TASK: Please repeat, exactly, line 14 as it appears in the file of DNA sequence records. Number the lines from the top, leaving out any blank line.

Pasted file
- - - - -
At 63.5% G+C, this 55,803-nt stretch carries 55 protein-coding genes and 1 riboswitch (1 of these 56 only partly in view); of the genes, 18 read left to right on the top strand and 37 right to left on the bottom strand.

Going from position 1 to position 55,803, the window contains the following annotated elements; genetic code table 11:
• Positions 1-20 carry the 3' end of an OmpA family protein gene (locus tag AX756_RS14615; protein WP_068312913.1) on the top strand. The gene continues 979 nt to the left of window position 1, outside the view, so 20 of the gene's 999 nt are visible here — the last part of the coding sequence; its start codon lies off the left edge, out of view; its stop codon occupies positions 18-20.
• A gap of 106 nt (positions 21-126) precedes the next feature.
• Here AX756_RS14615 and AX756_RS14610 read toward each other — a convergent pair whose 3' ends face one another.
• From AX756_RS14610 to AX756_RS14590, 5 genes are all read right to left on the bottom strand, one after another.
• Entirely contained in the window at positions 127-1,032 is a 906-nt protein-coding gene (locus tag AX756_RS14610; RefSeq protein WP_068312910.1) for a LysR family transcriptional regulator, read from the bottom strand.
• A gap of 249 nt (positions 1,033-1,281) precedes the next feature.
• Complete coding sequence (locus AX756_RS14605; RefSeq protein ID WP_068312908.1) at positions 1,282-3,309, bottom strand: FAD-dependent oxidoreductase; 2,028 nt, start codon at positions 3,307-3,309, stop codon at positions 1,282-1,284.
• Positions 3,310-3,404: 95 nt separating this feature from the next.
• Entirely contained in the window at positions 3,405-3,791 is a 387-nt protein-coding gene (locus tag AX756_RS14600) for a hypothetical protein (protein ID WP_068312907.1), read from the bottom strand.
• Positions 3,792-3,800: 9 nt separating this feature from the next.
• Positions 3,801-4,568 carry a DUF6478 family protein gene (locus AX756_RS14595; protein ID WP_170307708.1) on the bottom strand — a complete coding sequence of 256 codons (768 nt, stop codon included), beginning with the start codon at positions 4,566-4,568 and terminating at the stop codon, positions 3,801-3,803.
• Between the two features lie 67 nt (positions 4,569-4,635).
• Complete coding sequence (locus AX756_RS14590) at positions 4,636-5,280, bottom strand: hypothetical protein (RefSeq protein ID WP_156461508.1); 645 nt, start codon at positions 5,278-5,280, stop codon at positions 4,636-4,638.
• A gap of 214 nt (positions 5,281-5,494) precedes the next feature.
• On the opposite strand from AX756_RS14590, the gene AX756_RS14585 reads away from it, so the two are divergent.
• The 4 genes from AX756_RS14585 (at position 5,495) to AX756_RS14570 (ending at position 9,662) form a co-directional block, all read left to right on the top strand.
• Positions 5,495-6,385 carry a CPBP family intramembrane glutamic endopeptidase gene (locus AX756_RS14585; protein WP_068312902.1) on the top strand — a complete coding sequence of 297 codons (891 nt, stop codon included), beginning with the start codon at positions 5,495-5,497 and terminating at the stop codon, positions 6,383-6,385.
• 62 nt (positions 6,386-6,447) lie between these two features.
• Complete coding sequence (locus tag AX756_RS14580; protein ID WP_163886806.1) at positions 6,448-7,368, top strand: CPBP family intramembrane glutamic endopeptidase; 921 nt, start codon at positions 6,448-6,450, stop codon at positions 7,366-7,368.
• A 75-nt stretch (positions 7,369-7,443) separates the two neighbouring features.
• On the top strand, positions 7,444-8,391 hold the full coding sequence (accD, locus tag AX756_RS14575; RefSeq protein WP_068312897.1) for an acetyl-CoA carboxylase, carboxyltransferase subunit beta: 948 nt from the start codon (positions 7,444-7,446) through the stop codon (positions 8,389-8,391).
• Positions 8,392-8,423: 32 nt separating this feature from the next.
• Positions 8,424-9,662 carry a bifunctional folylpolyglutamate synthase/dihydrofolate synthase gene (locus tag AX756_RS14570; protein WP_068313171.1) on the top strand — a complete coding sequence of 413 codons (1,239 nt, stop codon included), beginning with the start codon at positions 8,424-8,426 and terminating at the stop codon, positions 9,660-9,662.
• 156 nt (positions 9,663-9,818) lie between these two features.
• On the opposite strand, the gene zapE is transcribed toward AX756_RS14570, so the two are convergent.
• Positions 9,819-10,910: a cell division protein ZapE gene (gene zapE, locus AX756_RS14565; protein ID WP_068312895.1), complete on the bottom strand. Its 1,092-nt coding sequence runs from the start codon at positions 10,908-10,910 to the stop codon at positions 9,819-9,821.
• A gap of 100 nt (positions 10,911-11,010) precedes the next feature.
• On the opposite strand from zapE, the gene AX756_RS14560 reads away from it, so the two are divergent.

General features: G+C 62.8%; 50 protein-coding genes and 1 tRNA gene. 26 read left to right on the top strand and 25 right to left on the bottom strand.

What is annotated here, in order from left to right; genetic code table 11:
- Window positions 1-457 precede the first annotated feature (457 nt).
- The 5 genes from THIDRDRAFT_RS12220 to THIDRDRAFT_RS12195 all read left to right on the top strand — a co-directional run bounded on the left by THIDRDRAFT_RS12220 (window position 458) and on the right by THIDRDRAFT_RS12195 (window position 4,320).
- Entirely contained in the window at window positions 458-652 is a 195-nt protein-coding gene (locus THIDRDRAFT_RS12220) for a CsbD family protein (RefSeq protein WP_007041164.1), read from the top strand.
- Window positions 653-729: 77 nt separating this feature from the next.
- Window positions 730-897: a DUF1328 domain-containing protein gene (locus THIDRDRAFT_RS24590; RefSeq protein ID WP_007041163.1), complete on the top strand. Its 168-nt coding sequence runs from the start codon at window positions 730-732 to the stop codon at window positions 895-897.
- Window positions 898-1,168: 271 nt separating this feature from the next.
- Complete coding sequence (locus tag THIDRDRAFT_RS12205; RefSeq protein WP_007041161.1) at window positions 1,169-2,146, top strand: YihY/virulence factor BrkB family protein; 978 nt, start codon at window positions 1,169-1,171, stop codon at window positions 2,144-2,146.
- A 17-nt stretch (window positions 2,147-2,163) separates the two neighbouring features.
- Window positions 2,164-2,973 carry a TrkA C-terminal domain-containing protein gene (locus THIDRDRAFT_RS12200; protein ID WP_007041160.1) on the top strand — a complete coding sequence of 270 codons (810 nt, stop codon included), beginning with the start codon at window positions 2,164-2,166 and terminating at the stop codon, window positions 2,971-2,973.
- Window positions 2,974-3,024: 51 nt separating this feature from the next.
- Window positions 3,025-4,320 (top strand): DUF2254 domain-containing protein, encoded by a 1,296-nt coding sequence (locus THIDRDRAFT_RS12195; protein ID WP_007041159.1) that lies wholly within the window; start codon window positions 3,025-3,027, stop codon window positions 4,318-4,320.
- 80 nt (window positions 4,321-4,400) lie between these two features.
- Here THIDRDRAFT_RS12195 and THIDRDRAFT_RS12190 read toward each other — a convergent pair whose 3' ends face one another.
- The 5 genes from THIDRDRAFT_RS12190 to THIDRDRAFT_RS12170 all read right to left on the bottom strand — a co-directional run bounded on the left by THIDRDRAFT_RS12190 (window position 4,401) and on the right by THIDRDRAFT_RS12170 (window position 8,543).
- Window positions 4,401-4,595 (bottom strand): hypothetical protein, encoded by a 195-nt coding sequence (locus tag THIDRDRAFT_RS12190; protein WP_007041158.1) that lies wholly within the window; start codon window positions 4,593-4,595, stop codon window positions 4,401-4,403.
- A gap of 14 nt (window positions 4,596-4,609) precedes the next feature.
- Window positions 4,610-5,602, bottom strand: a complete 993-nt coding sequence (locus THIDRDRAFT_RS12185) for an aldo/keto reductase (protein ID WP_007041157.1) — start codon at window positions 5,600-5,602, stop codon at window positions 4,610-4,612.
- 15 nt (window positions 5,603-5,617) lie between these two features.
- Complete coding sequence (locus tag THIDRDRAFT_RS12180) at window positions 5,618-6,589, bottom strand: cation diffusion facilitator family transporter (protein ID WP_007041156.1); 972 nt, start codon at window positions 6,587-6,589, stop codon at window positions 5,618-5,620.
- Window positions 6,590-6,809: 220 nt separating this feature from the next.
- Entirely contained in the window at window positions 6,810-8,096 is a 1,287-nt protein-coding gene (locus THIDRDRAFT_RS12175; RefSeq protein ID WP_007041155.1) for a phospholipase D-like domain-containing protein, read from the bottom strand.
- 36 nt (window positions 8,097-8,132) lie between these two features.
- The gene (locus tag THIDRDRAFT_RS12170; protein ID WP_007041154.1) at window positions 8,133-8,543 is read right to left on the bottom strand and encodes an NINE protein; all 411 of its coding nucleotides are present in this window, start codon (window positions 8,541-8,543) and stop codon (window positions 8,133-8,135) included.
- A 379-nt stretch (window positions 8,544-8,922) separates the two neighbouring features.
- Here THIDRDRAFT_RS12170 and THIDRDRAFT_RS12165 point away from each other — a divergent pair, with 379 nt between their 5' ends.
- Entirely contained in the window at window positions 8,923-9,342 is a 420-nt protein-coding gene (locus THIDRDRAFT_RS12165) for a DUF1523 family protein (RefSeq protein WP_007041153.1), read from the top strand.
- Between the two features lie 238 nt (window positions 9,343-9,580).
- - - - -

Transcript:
• Between the two features lie 67 nt (positions 4,569-4,635).